Yet another reason I chose to read Warrior Princess was because Joyce Poole, Director of ElephantVoices introduced me in 2013 by email to Alfred Mepukori, a Loita Maasai youth. Alfred was close to the same age that I had been when visiting the Maasai so many years ago. He went on to write a two-part article for Voices for Biodiversity: “My Life in the Naimina Enkiyio Forest Part 1 and Part 2.” The article won Alfred first prize in a creative writing competition at the University of Narok. I consider it to be one of the best articles published in Voices for Biodiversity to this day.
Warring reviews made me want to avoid Warrior Princess altogether. ,,a pieceBut I was eventually too curious not to read the book. I felt as if I was in the Forest of the Lost Child again myself with game trails crisscrossing the forest floor, all leading back to my youthful sojourn among the Loita Maasai.
First of all, Warrior Princess is a funny book — yes, much of it is silly and the writing is hackneyed, but if you can’t find a soft spot for the bumbling Mindy and her youthful enthusiasm and narcissism, you’ve just forgotten what it’s like to be young and to think that, of course, you can make a difference. Mindy may have been naïve, but her heart was in the right place. Oddly, though, none of the reviewers, negative or positive, seemed to catch the buried secret within the book — the part of the book that did scare me: It was a mirror reflecting back our new global materialism and money-obsessed monoculture. Mindy wasn’t the problem, I wanted to tell The Guardian; the culture we live in is the problem, a culture that did not exist when I first visited the Loita Maasai.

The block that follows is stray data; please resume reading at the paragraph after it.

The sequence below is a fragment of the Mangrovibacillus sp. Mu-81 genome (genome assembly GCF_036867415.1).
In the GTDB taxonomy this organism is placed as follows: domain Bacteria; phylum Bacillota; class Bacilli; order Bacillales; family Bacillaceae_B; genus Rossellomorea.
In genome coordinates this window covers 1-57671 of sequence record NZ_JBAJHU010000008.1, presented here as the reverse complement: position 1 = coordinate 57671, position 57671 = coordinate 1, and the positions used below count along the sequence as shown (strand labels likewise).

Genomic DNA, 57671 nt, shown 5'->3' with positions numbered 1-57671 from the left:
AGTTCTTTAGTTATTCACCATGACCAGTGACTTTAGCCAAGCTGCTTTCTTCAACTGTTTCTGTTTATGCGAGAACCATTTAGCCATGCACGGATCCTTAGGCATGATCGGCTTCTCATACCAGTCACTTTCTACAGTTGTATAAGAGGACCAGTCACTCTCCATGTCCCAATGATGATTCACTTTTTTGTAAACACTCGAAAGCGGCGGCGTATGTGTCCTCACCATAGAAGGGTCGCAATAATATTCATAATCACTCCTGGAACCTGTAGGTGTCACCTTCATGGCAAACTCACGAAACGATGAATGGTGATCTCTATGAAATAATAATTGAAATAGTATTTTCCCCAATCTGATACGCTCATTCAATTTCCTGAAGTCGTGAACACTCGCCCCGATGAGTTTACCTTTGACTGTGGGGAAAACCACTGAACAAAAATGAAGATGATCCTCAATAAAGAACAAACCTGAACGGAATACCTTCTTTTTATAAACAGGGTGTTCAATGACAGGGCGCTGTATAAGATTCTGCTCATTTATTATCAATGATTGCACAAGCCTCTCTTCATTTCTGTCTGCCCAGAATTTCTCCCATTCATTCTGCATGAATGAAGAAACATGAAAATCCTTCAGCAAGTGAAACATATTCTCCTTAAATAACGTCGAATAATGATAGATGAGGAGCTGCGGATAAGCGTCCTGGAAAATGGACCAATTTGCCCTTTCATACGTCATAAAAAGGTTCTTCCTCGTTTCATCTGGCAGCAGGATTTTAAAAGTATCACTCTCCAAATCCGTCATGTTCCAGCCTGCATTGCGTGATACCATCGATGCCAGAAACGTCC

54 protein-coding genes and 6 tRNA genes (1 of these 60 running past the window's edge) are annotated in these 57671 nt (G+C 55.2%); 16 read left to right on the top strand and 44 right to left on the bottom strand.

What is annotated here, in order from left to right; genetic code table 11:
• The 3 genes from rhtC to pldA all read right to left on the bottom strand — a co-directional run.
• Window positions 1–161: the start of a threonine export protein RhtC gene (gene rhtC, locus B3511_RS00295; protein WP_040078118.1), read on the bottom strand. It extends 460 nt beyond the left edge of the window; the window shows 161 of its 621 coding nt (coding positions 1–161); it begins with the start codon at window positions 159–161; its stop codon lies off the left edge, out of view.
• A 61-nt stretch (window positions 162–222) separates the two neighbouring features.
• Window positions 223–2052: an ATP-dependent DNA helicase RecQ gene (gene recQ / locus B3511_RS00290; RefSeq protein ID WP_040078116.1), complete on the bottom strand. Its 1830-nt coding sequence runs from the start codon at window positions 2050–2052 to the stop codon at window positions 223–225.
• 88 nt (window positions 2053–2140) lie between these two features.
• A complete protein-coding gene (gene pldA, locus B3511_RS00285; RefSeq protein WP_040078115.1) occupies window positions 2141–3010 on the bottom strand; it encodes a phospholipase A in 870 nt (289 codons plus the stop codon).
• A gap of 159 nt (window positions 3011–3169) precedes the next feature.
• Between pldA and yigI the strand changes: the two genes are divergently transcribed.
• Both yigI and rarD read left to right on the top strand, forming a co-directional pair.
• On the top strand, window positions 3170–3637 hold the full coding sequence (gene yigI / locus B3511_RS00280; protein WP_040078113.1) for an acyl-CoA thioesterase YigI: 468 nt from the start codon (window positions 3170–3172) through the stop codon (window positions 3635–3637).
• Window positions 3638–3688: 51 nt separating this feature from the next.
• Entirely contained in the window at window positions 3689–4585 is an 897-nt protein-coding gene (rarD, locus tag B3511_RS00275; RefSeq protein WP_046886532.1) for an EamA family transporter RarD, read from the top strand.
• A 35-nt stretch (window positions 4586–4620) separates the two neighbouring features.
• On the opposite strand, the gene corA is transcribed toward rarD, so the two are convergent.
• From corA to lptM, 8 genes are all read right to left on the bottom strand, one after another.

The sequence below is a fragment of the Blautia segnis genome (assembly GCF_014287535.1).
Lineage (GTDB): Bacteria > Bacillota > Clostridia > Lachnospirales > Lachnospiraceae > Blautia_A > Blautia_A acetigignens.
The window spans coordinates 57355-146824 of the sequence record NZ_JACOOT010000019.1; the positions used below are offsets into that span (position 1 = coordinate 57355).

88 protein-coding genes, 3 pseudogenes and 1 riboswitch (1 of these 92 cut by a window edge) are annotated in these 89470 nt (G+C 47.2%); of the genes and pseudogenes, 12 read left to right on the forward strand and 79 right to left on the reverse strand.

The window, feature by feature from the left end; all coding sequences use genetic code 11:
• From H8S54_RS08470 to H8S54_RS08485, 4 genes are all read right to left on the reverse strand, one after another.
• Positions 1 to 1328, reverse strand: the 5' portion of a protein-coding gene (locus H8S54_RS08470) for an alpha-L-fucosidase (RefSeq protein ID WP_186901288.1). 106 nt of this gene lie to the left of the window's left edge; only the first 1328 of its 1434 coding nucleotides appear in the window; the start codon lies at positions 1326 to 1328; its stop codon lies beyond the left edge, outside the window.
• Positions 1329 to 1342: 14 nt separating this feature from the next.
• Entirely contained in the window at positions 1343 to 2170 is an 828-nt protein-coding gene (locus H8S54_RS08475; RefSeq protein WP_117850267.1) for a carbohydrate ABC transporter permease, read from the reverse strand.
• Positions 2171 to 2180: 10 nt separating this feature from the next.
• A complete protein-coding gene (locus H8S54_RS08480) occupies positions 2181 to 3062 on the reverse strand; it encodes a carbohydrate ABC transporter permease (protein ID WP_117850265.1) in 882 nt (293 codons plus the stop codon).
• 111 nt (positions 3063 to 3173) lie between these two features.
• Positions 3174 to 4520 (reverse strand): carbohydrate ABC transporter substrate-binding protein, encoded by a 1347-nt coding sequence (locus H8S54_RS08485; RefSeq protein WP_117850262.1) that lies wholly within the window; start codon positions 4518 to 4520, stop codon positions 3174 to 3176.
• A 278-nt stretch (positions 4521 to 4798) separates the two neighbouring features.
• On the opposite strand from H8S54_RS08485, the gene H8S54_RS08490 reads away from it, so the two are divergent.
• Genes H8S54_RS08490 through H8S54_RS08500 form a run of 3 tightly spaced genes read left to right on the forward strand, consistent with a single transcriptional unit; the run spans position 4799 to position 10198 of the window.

People in general, and prospective MBA students such as Mindy in particular, have been immersed in a culture that worships business, competition, and the supposedly fruitful exercise of spending one’s life making and accruing money. To become successful nowadays means to either become a celebrity or to become rich. No one wants to be Gandhi. Everyone wants to be Gatsby. Mindy is a “product” (and I use the word deliberately) of our current global culture.
After her Maasai experience, Mindy went on to attend the University of Chicago’s MBA program. It is the Mindys of our brave new corporate-led world who will have far more social and fiscal power than the scientists, journalists, conservationists, policymakers, and do-gooders like myself who busy ourselves trying to protect biodiversity. We live in a global culture where money talks and where Under Amour, whom Mindy consistently begged for sponsorship funds for her Maasai adventure, has vast power. Underwear has become mightier than the Maasai in our upside down system of values. Under Armour is a recognized brand. And what’s the Sixth Extinction anyway? Mindy unknowingly represents and embraces the very values that are killing off other species: consumerism, self-absorption, and the inability to question the economic and cultural status quo.